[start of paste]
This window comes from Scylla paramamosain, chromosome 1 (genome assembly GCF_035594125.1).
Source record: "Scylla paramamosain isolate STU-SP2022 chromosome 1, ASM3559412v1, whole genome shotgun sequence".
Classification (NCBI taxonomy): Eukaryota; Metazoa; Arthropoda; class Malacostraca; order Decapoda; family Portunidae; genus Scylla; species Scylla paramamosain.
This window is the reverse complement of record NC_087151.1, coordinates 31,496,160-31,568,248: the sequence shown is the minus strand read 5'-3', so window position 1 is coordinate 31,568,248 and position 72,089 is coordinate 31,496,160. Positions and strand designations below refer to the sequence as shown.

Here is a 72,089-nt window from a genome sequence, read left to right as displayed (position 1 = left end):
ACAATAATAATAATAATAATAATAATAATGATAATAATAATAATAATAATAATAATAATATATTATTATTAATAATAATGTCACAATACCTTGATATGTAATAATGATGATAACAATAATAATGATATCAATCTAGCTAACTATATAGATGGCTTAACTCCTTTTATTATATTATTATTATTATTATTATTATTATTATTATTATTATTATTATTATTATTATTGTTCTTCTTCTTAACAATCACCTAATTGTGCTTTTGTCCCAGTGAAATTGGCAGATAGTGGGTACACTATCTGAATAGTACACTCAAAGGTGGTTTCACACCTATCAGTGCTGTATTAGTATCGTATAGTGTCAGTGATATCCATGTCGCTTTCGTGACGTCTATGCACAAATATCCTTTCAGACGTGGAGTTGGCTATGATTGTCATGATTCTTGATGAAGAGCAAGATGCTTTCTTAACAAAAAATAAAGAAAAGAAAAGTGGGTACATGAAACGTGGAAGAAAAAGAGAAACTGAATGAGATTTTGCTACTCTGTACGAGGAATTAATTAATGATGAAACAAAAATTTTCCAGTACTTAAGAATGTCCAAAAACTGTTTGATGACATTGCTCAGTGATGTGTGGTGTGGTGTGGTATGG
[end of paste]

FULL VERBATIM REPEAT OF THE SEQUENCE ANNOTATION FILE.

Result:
This window comes from Scylla paramamosain, chromosome 1 (genome assembly GCF_035594125.1).
Source record: "Scylla paramamosain isolate STU-SP2022 chromosome 1, ASM3559412v1, whole genome shotgun sequence".
Classification (NCBI taxonomy): Eukaryota; Metazoa; Arthropoda; class Malacostraca; order Decapoda; family Portunidae; genus Scylla; species Scylla paramamosain.
This window is the reverse complement of record NC_087151.1, coordinates 31,496,160-31,568,248: the sequence shown is the minus strand read 5'-3', so window position 1 is coordinate 31,568,248 and position 72,089 is coordinate 31,496,160. Positions and strand designations below refer to the sequence as shown.

Here is a 72,089-nt window from a genome sequence, read left to right as displayed (position 1 = left end):
ACAATAATAATAATAATAATAATAATAATGATAATAATAATAATAATAATAATAATAATATATTATTATTAATAATAATGTCACAATACCTTGATATGTAATAATGATGATAACAATAATAATGATATCAATCTAGCTAACTATATAGATGGCTTAACTCCTTTTATTATATTATTATTATTATTATTATTATTATTATTATTATTATTATTATTATTATTATTGTTCTTCTTCTTAACAATCACCTAATTGTGCTTTTGTCCCAGTGAAATTGGCAGATAGTGGGTACACTATCTGAATAGTACACTCAAAGGTGGTTTCACACCTATCAGTGCTGTATTAGTATCGTATAGTGTCAGTGATATCCATGTCGCTTTCGTGACGTCTATGCACAAATATCCTTTCAGACGTGGAGTTGGCTATGATTGTCATGATTCTTGATGAAGAGCAAGATGCTTTCTTAACAAAAAATAAAGAAAAGAAAAGTGGGTACATGAAACGTGGAAGAAAAAGAGAAACTGAATGAGATTTTGCTACTCTGTACGAGGAATTAATTAATGATGAAACAAAAATTTTCCAGTACTTAAGAATGTCCAAAAACTGTTTGATGACATTGCTCAGTGATGTGTGGTGTGGTGTGGTATGG